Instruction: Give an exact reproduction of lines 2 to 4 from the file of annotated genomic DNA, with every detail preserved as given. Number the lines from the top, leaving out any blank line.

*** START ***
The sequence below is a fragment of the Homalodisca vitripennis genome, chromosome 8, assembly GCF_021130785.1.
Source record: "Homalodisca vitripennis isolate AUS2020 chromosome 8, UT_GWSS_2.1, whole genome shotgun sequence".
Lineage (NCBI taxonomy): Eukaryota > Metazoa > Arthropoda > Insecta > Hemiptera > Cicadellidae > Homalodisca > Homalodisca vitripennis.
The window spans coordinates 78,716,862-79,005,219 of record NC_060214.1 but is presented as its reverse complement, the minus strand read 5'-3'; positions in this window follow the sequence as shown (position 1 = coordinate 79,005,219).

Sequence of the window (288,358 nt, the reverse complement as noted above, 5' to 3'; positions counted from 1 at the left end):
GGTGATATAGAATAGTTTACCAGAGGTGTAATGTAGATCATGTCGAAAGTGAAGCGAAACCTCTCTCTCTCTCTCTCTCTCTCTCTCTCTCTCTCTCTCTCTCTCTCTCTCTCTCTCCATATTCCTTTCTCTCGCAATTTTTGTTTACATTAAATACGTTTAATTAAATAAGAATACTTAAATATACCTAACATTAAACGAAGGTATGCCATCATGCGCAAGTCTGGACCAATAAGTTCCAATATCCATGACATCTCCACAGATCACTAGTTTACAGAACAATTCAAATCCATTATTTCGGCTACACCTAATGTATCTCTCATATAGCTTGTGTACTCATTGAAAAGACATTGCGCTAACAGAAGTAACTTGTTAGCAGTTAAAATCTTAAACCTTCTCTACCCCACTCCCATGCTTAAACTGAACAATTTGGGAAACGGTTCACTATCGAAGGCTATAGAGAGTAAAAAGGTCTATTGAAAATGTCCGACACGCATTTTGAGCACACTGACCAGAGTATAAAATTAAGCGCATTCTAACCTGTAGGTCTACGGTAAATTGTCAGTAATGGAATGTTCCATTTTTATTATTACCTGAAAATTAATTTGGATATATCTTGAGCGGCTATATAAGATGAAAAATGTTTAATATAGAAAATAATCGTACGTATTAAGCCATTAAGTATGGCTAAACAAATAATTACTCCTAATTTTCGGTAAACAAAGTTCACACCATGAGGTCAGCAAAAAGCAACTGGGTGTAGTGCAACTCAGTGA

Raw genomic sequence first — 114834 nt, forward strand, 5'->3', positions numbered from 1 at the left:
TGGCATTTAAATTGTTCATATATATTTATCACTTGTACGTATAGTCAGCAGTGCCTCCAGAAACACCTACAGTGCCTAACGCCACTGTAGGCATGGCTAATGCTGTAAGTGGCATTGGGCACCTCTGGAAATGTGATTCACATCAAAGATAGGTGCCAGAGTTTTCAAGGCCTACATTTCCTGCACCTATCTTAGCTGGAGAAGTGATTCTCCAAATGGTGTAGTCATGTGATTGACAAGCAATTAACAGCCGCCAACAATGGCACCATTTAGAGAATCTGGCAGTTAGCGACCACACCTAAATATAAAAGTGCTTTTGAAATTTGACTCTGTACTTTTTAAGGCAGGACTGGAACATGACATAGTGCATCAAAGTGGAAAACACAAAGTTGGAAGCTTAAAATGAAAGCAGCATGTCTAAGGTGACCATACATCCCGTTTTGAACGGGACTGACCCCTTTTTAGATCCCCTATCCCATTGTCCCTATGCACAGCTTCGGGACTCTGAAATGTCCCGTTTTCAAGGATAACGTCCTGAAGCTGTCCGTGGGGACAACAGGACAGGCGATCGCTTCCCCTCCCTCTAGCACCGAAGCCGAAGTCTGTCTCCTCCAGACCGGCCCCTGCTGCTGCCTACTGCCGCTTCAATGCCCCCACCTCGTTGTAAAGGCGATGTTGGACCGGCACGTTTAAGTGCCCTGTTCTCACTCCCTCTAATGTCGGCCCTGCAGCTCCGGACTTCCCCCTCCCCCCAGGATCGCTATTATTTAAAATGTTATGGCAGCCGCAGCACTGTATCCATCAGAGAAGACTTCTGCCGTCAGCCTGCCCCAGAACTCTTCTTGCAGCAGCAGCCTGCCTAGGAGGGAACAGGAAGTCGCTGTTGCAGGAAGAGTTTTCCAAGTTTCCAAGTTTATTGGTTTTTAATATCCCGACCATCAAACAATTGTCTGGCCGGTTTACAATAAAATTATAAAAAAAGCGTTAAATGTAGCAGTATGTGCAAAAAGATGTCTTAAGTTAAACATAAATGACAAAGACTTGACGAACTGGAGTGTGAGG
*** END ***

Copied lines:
Source record: "Homalodisca vitripennis isolate AUS2020 chromosome 8, UT_GWSS_2.1, whole genome shotgun sequence".
Lineage (NCBI taxonomy): Eukaryota > Metazoa > Arthropoda > Insecta > Hemiptera > Cicadellidae > Homalodisca > Homalodisca vitripennis.
The window spans coordinates 78,716,862-79,005,219 of record NC_060214.1 but is presented as its reverse complement, the minus strand read 5'-3'; positions in this window follow the sequence as shown (position 1 = coordinate 79,005,219).